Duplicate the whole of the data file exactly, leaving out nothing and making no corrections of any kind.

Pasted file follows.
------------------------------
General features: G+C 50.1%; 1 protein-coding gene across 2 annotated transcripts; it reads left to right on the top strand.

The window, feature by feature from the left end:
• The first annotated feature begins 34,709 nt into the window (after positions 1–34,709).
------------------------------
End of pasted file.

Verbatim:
General features: G+C 50.1%; 1 protein-coding gene across 2 annotated transcripts; it reads left to right on the top strand.

The window, feature by feature from the left end:
• The first annotated feature begins 34,709 nt into the window (after positions 1–34,709).